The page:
Under his most frequent username, "Huckool", Huckle was active in internet culture and was a moderator on SimTV, a site dedicated to the writing of fictional TV shows with still images taken from the wildly popular PC game The Sims. Huckle was accused of arrogance and clashed with other members of the forum, with some calling for him to be stripped of his status.
Huckle said he became a Christian in 2004 and was baptised in April 2005, which led to him travelling to Malaysia for the first time in 2006 as part of a church mission. As part of this trip he worked as a Sunday school teacher at a Tamil church, the Community of Praise Taman Wahyu, in Kuala Lumpur.
In an online profile of himself, Huckle wrote: "After my second week of teaching there, I became passionately fond of Tamil culture and became very involved with the church and its members. I learnt to read Tamil characters within a few months, and slowly began to learn some of the language. I also took trips to Brunei and Cambodia in my first eight months."
His abuse is thought to have begun in Cambodia in 2006, when he abused two sisters, aged 4 and 6.
After moving to Kuala Lumpur permanently in 2010 he took an IT course at a university and made a living as a photographer. His professional Facebook page said he would work at birthdays, weddings, sports events, and religious festivals. He said he would "capture the true feeling and emotion of my subjects to produce the most natural looking pictures".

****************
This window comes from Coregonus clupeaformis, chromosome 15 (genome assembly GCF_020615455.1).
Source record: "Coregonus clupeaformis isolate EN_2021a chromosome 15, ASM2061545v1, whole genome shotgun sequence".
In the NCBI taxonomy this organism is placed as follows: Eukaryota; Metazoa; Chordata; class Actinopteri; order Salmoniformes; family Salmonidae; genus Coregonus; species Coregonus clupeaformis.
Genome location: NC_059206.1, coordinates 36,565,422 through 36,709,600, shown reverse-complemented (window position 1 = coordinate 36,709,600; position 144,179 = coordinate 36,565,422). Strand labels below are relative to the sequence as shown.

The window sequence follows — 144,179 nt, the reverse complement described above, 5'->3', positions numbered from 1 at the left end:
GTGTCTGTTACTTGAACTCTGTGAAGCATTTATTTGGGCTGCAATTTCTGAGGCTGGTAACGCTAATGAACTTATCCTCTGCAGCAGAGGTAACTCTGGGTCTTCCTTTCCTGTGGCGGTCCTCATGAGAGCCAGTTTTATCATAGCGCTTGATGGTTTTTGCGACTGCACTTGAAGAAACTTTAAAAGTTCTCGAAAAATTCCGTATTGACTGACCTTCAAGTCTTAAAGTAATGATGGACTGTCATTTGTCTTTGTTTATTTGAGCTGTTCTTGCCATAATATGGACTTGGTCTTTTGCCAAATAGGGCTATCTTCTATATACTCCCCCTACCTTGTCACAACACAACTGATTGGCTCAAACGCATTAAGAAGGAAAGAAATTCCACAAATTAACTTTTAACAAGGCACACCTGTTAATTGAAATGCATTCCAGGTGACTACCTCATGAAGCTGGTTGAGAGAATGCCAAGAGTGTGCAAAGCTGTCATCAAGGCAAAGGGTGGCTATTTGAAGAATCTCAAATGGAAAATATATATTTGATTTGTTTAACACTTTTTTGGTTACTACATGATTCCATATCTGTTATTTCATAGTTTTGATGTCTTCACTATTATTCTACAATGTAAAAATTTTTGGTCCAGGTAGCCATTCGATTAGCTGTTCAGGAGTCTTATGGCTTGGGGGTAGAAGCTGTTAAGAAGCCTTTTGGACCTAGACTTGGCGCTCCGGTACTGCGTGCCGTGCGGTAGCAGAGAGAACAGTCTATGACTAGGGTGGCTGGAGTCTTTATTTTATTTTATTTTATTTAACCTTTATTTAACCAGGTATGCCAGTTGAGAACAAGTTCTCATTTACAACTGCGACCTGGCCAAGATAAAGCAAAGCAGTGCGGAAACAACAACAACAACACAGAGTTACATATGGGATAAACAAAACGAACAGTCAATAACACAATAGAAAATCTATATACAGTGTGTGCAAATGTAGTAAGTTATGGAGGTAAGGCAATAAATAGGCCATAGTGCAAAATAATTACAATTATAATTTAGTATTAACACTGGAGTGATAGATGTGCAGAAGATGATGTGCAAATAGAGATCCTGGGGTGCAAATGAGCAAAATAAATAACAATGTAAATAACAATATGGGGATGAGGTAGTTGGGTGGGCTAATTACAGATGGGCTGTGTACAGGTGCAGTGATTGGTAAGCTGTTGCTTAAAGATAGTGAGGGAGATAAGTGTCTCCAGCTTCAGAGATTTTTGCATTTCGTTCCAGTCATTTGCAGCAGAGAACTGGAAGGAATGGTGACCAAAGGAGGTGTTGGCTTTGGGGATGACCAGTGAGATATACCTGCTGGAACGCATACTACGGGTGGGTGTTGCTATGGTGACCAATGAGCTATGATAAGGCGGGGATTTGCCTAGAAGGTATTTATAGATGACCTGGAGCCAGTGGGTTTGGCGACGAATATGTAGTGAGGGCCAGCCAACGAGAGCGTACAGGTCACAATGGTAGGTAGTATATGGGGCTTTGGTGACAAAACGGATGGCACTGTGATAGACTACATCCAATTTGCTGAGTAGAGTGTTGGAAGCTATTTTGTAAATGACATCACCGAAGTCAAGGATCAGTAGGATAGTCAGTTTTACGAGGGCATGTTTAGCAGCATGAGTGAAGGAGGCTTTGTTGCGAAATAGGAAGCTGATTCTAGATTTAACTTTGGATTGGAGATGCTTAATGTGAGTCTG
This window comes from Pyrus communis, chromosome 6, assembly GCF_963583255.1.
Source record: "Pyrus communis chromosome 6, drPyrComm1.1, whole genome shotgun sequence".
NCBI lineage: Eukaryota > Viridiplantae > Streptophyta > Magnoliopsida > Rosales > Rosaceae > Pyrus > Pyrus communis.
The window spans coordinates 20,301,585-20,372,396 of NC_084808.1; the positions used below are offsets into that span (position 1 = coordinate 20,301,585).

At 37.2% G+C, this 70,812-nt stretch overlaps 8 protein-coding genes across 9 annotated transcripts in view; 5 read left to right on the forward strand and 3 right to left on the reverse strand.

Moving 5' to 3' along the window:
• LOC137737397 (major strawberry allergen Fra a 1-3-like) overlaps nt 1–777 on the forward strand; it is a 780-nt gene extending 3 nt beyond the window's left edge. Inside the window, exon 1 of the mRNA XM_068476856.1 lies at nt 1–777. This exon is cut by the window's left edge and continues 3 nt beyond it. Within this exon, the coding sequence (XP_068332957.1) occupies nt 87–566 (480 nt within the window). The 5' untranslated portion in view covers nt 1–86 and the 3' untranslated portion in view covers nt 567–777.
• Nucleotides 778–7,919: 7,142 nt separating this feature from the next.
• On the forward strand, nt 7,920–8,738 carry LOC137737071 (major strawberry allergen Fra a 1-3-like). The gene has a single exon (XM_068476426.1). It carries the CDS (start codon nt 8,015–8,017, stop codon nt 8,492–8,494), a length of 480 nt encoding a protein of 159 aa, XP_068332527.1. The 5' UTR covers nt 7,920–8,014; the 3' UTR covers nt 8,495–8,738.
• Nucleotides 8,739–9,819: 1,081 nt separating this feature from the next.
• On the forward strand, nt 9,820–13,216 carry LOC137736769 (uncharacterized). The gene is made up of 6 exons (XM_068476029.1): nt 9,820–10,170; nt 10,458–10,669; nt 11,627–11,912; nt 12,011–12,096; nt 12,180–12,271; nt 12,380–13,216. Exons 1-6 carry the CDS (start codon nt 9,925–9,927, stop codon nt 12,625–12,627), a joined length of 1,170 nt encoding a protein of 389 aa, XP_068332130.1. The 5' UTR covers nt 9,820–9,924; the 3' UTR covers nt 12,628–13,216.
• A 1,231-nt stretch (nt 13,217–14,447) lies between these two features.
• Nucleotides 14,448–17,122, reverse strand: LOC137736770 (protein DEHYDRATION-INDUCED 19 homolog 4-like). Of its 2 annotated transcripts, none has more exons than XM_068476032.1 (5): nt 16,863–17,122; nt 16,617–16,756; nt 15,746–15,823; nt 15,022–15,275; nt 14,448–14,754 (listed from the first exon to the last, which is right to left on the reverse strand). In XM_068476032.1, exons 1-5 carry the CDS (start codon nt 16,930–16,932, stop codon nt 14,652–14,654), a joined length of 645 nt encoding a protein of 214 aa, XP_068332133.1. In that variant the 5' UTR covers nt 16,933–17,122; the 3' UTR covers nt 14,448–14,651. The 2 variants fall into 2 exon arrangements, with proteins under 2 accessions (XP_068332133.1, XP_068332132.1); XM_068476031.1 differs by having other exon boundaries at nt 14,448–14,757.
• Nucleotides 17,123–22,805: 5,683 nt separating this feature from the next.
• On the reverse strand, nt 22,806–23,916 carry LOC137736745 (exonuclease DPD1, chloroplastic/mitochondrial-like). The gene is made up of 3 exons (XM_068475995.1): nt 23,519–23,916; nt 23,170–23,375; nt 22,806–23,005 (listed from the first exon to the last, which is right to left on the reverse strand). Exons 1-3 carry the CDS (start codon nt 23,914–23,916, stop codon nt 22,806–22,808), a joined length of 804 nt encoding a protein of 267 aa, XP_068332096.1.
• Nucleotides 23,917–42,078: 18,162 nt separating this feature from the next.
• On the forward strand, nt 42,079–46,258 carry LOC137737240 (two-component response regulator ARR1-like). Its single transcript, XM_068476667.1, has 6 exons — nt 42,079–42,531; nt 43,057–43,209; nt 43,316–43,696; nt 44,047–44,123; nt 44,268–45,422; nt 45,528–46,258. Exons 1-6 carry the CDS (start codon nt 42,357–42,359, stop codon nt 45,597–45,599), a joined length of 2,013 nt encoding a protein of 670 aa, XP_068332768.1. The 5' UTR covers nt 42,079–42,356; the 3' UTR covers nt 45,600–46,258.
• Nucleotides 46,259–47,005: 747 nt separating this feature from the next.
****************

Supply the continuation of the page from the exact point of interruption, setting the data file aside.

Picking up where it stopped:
Huckle would critique other photographers' work on Trekworld, a site popular with British travellers. He would frequently comment on pictures people had taken of children.
All this was written by Huckle online on public websites, or what Dark Web enthusiasts call the "clearweb". But what was hidden from view was the extraordinary and sickening abuse he was busy documenting on the Dark Web.
NCA investigators uncovered posts from Huckle made on The Love Zone, one of several hard-to-find online communities of paedophiles on the Dark Web, where abusers would share images and advice on how to avoid police attention.
The Old Bailey heard that in one post he said: "I'd hit the jackpot, a three-year-old girl as loyal to me as my dog and nobody seemed to care."
During one online chat he said that sex with a 3-year-old had become boring.
In another he said impoverished kids are easier to seduce than middle-class ones, and that he would write a guide on this. Indeed, NCA investigators did find on his computer a copy of his 60-page guide, Pedophiles & Poverty: Child Lover Guide, which was never published.
On his laptop he'd written a "Paedopoints" scoring scheme that set out 15 different levels of depravity, rated from "basic" to "hardcore". The court heard last week that in the course of one year he awarded himself 1,305 points.
Huckle also spoke of wanting to make money from images of child abuse, commonly referred to on the Dark Web as CP (child porn).